Just “For Girls?” How Gender Divisions Trickle Down

Karin Kallmaker LIFE + STYLE

This. All of this and more. Our feeds are full of ire about men who don’t get it. A lot of men do, so I’m sharing just such a case. Men can draw the line from what kids read, to bullying, to how women are treated in society.

I agree wholeheartedly: a comic book series featuring young and tween girls should be read by boys, and they won’t read it – possibly even know it exists because parents and teachers will censor it from them – if it reeks of “just for girls.” Why? Because at an appallingly casual level boys are discouraged from engaging in anything “for girls,” while girls are expected to engage in – and empathize with – everything. From the youngest age we indoctrinate boys to see girls as Other, Not People, Incomprehensible – creatures that boys can’t empathize with.

WBDC Girl Comics

One of the many sentiments you’ll find at the original by Wendig:

I don’t want DC or the toy companies to cater to my boy. I just don’t want him excluded from learning about and dealing with girls. I want society to expect him to actually learn about girls and be allowed to like them — not as romantic targets later in life, but as like, awesome ass-kicking complicated equals. As real people who are among him rather than separate from him.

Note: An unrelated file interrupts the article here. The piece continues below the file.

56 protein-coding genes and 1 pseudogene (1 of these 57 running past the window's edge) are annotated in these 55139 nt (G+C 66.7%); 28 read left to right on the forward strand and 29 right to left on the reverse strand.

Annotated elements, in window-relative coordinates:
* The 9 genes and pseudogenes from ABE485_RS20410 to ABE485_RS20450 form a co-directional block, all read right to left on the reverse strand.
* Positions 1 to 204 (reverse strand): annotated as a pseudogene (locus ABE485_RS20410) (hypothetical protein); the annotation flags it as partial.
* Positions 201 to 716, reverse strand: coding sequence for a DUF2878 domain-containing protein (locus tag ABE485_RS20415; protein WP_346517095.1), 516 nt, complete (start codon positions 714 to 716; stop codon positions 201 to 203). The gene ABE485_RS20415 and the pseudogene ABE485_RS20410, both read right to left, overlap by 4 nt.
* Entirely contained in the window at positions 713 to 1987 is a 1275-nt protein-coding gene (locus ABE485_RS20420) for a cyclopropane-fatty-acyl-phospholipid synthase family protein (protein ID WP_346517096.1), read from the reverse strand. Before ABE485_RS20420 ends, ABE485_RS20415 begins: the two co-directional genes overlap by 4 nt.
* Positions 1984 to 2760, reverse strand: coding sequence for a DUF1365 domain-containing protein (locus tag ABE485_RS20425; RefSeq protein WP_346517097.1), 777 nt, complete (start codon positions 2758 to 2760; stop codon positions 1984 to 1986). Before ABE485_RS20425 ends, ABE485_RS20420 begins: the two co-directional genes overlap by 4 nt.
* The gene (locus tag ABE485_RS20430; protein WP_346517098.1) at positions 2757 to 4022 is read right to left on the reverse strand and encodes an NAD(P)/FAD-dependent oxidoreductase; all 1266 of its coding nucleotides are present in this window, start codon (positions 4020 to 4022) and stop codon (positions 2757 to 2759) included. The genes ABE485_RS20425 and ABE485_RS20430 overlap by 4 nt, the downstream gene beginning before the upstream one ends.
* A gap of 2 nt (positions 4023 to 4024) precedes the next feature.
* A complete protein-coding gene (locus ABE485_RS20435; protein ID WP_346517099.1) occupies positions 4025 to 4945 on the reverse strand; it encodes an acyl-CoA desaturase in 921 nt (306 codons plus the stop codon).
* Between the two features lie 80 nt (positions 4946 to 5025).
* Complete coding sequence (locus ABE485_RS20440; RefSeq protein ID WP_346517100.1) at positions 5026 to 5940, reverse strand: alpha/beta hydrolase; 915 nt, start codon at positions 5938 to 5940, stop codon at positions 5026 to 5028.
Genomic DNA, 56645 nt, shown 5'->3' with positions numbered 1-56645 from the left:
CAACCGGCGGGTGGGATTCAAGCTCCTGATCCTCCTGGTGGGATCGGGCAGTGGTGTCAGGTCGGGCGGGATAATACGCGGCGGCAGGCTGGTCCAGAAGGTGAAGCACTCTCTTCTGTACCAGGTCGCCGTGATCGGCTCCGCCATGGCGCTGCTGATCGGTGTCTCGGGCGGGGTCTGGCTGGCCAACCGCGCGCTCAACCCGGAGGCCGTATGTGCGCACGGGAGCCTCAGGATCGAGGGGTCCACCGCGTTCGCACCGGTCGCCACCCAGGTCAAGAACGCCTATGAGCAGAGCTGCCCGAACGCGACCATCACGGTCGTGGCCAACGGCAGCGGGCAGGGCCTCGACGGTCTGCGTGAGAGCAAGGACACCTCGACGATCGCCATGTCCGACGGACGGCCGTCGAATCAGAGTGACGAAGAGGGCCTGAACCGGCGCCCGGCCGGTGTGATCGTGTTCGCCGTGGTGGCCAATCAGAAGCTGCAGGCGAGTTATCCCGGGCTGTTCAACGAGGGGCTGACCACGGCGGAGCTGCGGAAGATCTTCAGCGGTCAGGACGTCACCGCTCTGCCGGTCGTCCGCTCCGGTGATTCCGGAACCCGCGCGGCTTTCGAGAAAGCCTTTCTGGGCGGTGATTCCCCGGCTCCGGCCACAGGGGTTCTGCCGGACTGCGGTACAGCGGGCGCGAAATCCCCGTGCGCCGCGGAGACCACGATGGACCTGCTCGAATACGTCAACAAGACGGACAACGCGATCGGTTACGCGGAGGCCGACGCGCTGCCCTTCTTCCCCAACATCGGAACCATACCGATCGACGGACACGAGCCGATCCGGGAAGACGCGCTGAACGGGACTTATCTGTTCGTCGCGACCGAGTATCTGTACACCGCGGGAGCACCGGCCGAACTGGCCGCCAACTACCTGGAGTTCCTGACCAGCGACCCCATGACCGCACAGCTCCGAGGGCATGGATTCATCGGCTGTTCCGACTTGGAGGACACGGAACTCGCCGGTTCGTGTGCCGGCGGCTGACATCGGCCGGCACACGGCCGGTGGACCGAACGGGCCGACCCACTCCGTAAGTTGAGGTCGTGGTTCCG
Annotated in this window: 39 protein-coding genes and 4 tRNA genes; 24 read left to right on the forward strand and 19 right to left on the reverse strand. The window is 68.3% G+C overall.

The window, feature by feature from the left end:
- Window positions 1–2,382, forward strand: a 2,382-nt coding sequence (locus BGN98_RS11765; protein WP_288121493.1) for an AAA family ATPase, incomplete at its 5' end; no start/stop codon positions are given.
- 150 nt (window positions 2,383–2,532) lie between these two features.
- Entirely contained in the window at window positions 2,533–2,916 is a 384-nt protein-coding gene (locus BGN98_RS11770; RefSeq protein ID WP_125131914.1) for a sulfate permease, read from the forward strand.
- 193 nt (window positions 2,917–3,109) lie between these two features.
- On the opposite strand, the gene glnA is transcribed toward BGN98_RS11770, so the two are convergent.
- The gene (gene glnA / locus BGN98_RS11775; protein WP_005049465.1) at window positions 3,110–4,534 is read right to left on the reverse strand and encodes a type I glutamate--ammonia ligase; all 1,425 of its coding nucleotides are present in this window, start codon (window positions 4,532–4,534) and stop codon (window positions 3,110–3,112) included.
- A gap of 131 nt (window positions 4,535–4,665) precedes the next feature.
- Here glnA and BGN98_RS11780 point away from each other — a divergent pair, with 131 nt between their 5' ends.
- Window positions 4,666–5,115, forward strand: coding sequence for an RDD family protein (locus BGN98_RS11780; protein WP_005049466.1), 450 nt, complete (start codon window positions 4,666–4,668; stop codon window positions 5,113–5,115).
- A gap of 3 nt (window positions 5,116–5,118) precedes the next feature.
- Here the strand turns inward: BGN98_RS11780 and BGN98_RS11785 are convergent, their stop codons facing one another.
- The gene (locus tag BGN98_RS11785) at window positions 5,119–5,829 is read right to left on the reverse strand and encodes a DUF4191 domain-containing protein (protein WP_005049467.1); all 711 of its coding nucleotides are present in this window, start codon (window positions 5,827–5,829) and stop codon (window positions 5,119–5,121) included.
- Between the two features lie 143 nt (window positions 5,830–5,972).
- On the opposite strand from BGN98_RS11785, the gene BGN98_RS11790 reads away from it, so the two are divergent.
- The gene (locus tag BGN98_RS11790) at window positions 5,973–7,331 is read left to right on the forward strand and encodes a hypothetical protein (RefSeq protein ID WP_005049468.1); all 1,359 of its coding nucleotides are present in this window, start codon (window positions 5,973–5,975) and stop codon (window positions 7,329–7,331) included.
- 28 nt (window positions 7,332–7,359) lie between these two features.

DC Comics making comics about girls isn’t the problem.

DC Comics telling us those comics are “just for girls” is.

As someone who writes in a niche that is designed specifically for a certain kind of reader (lesbian fiction) I am aware of how important it is to celebrate and single out oppressed groups. This is the classic debate about “lesbian fiction” versus “fiction that happens to be about lesbians.” There’s no right or wrong as the writers have different goals and hope to reach different audiences that want different reading experiences.

The only wrong is telling any reader they’re excluded from reading. I write for the lesbian reader, first and foremost. Anyone can read my books, but they might not completely understand all the nuances of the sub-culture that I try to validate and have no need to explain to my core audience. At its heart that is the biggest difference between “lesbian fiction” and “fiction that happens to be about lesbians” – the depth to which the sub-culture is present and explained for the reader.

So I understand the need and why of DC’s approach, but like Wendig, I think they’ve got it wrong. As I commented at the blog:

I really hope DC revises their marketing campaign. This is superhero land and every possible kid should feel okay about reading it. Someone hasn’t learned to substitute in words for race and religion and see how that sounds to the ear.
Would they really launch a marketing campaign that said “just for Christians” or “just for Asians”? As soon as you read it that way, you hear the exclusionary tone. There are better ways to word it that still celebrate the core market for a project without turning off the rest of the world.